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3 Ways to Efficiently Manage Money for Couples

Marriage is a beautiful institution, but it takes work! Some of the most meaningful changes occur when you first begin a relationship. In the beginning, there are plenty of things to get used to - like relying on your spouse for support and asking for their opinion before making any decision.

Further complicating things, your spouse can be your greatest ally, biggest enemy, or perhaps both. However, all couples have dreams of financial security. Maybe the biggest challenge is finding a way to turn those dreams into reality.

What Financial Challenges Do Couples Go Through?

There are several financial challenges that couples encounter throughout their marriage. Some of these challenges can be avoided if both spouses are committed to working together to achieve their goals. Here are the top challenges:

  • Having kids

  • Inconsistent paychecks

  • Medical issues

  • Secret purchases

  • Loss of a job

  • Debt trouble

Different situations call for different solutions. We’ve compiled a list of money management techniques real couples have tried. Could one of these techniques work for you?

1. Combine All Finances in One Account

The most convenient way to manage finances is to have only one account for both spouses to contribute to. The great thing about this method is that both spouses see where their money is going. The bad thing about this method is that both spouses see where their money is going. It’s easy to get jealous and defensive when your husband spends $300 on shoes.

Other couples allocate funds to separate accounts, keeping a joint account for emergencies and marriage funds. The spouses don’t see where money is going until the end of the month, and one spouse complains about how much money has been spent on the other.

2. Combine Certain Bills in one Bank Account and the Rest in Separate Accounts

Many couples put their credit cards, cell phones and other small items into a joint account, but the big items such as the mortgage, utilities and groceries are paid for with separate funds. This method works well for couples that take turns spending the bills - both spouses know where the money is going, but they aren’t necessarily forced to compromise, and they don’t have to see each other’s purchases.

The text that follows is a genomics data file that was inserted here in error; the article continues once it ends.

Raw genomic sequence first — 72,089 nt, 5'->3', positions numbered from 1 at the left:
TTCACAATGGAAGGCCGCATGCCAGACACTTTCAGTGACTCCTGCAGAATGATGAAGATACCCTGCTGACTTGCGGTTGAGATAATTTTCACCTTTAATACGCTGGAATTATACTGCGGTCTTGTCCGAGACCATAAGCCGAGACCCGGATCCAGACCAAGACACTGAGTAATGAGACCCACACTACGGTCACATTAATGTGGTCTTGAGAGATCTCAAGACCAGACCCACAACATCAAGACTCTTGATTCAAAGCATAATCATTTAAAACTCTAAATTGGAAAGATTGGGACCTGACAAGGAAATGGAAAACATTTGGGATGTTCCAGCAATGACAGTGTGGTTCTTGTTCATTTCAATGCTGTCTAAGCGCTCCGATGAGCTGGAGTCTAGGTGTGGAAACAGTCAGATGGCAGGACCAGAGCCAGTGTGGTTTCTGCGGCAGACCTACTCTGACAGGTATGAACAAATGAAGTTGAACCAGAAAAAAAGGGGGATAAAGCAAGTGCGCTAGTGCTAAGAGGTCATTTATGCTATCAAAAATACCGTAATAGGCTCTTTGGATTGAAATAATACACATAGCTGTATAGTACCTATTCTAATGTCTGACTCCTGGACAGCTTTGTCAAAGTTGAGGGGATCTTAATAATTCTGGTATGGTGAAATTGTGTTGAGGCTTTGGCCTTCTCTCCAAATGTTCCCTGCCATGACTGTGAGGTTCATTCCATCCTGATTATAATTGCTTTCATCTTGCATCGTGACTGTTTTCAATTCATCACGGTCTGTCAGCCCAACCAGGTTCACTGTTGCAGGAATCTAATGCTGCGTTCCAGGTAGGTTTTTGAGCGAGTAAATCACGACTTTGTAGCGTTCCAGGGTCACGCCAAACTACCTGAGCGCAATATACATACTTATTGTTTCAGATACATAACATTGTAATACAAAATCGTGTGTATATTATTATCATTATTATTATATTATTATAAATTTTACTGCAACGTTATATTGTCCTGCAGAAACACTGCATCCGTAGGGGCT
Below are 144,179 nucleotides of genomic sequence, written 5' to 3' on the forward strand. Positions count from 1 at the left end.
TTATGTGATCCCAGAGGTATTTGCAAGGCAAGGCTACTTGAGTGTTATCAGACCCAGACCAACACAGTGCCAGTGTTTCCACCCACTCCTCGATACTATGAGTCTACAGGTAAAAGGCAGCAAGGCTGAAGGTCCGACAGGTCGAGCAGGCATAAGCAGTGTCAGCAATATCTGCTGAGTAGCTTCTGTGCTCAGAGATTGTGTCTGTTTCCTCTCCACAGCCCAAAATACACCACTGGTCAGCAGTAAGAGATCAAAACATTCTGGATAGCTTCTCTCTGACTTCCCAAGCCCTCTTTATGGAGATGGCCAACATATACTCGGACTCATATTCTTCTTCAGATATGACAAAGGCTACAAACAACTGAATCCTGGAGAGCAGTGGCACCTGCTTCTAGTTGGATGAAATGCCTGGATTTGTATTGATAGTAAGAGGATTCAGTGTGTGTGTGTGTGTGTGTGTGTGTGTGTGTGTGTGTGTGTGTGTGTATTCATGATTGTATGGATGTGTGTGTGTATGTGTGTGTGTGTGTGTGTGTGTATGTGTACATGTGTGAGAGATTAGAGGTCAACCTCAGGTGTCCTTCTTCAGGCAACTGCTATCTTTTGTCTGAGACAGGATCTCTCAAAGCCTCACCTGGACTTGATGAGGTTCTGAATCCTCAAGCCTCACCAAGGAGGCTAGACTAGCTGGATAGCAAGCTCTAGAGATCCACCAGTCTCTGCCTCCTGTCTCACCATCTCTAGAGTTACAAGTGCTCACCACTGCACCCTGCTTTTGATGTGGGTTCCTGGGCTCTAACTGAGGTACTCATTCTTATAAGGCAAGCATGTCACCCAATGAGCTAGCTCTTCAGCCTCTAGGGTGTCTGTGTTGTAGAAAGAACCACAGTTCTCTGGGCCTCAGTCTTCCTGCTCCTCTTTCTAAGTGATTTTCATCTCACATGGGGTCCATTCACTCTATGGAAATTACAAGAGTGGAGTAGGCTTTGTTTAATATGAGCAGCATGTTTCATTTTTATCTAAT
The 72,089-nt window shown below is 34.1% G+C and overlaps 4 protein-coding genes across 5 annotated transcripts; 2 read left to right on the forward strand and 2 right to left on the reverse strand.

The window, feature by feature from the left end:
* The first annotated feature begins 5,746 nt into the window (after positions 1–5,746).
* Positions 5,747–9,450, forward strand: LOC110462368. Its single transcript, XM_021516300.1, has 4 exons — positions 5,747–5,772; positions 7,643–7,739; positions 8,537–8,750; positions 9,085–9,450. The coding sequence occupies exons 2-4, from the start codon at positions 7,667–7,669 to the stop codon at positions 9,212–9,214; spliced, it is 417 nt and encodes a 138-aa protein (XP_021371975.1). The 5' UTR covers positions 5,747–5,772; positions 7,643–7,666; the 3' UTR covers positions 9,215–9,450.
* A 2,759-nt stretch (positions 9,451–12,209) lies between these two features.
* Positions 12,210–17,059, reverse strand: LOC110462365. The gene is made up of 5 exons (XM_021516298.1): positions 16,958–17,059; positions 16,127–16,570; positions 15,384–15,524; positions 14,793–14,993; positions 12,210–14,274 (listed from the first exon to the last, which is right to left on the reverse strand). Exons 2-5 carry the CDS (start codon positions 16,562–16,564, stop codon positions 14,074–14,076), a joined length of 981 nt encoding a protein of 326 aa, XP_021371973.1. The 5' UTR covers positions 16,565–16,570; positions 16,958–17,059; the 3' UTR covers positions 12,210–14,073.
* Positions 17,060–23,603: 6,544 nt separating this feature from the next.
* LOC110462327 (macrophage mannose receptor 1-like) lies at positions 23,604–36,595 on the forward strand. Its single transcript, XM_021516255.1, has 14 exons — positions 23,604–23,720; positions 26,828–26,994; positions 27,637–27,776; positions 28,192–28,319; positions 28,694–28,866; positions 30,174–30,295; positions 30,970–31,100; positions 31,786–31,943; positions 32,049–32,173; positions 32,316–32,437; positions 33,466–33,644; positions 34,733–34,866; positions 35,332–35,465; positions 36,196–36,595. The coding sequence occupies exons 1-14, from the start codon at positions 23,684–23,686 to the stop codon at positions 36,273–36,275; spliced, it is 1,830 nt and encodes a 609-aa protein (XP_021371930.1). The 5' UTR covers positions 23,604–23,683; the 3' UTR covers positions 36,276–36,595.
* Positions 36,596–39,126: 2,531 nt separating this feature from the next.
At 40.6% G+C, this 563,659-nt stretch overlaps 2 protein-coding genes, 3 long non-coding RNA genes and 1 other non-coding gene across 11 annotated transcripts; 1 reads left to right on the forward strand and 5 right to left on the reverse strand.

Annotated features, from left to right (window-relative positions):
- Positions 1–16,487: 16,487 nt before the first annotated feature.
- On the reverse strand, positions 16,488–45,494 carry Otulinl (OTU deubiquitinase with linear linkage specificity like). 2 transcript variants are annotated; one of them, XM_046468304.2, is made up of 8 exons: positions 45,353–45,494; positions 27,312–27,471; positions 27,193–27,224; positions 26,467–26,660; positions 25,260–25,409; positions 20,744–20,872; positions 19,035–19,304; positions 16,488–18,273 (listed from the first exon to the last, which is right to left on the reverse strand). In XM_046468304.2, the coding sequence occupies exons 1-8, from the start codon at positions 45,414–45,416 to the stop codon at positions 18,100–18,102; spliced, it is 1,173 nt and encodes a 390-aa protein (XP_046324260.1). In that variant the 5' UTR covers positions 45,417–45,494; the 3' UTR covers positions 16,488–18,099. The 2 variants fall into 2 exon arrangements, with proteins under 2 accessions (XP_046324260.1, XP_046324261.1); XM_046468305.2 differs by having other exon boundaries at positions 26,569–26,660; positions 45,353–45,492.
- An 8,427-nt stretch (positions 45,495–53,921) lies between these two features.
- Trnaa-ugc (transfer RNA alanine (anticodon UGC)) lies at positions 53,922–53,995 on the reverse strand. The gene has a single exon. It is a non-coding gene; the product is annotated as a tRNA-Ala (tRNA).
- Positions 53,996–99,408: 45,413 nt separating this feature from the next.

3. Split All Bills into Separate Bank Accounts

Some couples keep the bills separate with separate bank accounts. This method works best when both spouses contribute a similar amount of money to the bills. For example, if one spouse makes $1,000 a month more than the other, they usually pay more than their share of the bills. This method works well as long as both spouses are committed to paying the bills.


Each money management technique brings different challenges. The person who makes more money is usually the more agitated about the finances. In the end, you will both have to find a solution that works for you. Discuss the different techniques, and decide on one that will improve how you manage your household budget.

If you have questions about managing your household budget or having financial difficulties, contact a reputable and helpful debt management company for assistance with your finances.

Swell Financial Planning provides financial services and advice on investment, insurance, budgeting, cash flow, superannuation, etc. We are a Gold Coast-based firm servicing clients locally and around Australia. We tailor solutions to every client’s needs and are committed to helping them achieve their dreams.

If you are looking for a personal financial adviser on the Gold Coast to provide you with sound advice, Swell Financial Planning is the law firm to go to! Get in touch with us today and let us know how we can help!


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